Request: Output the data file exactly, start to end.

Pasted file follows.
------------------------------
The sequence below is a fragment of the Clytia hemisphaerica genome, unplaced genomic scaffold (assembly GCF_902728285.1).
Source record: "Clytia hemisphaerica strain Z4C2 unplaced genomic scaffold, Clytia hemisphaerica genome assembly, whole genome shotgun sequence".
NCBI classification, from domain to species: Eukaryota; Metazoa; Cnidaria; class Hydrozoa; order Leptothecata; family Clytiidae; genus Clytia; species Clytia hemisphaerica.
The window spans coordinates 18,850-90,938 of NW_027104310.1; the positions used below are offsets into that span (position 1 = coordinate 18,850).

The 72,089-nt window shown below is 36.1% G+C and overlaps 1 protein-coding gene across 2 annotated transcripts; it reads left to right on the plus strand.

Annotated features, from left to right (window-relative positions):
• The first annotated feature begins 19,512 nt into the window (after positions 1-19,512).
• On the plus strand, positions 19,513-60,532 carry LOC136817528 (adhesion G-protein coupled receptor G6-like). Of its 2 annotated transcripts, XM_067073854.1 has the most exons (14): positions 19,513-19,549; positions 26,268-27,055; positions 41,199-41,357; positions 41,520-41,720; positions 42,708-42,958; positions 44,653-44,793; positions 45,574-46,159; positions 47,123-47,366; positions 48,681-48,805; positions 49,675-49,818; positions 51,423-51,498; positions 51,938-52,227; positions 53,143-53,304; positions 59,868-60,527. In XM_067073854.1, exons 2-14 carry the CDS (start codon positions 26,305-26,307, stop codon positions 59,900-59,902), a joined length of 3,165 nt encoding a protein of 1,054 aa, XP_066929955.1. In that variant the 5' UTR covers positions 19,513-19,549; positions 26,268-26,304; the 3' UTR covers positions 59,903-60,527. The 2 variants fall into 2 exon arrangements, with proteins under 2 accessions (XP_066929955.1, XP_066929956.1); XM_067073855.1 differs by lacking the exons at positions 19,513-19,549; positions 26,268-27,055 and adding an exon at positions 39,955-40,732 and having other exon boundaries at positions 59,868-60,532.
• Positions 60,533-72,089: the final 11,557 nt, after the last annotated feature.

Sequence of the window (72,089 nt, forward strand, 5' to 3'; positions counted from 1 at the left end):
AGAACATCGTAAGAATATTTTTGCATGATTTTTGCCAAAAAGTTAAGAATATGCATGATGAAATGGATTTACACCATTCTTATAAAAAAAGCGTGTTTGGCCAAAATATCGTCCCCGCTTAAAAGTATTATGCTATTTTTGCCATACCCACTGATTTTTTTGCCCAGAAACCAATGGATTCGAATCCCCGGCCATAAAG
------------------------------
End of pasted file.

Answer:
The sequence below is a fragment of the Clytia hemisphaerica genome, unplaced genomic scaffold (assembly GCF_902728285.1).
Source record: "Clytia hemisphaerica strain Z4C2 unplaced genomic scaffold, Clytia hemisphaerica genome assembly, whole genome shotgun sequence".
NCBI classification, from domain to species: Eukaryota; Metazoa; Cnidaria; class Hydrozoa; order Leptothecata; family Clytiidae; genus Clytia; species Clytia hemisphaerica.
The window spans coordinates 18,850-90,938 of NW_027104310.1; the positions used below are offsets into that span (position 1 = coordinate 18,850).

The 72,089-nt window shown below is 36.1% G+C and overlaps 1 protein-coding gene across 2 annotated transcripts; it reads left to right on the plus strand.

Annotated features, from left to right (window-relative positions):
• The first annotated feature begins 19,512 nt into the window (after positions 1-19,512).
• On the plus strand, positions 19,513-60,532 carry LOC136817528 (adhesion G-protein coupled receptor G6-like). Of its 2 annotated transcripts, XM_067073854.1 has the most exons (14): positions 19,513-19,549; positions 26,268-27,055; positions 41,199-41,357; positions 41,520-41,720; positions 42,708-42,958; positions 44,653-44,793; positions 45,574-46,159; positions 47,123-47,366; positions 48,681-48,805; positions 49,675-49,818; positions 51,423-51,498; positions 51,938-52,227; positions 53,143-53,304; positions 59,868-60,527. In XM_067073854.1, exons 2-14 carry the CDS (start codon positions 26,305-26,307, stop codon positions 59,900-59,902), a joined length of 3,165 nt encoding a protein of 1,054 aa, XP_066929955.1. In that variant the 5' UTR covers positions 19,513-19,549; positions 26,268-26,304; the 3' UTR covers positions 59,903-60,527. The 2 variants fall into 2 exon arrangements, with proteins under 2 accessions (XP_066929955.1, XP_066929956.1); XM_067073855.1 differs by lacking the exons at positions 19,513-19,549; positions 26,268-27,055 and adding an exon at positions 39,955-40,732 and having other exon boundaries at positions 59,868-60,532.
• Positions 60,533-72,089: the final 11,557 nt, after the last annotated feature.

Sequence of the window (72,089 nt, forward strand, 5' to 3'; positions counted from 1 at the left end):
AGAACATCGTAAGAATATTTTTGCATGATTTTTGCCAAAAAGTTAAGAATATGCATGATGAAATGGATTTACACCATTCTTATAAAAAAAGCGTGTTTGGCCAAAATATCGTCCCCGCTTAAAAGTATTATGCTATTTTTGCCATACCCACTGATTTTTTTGCCCAGAAACCAATGGATTCGAATCCCCGGCCATAAAG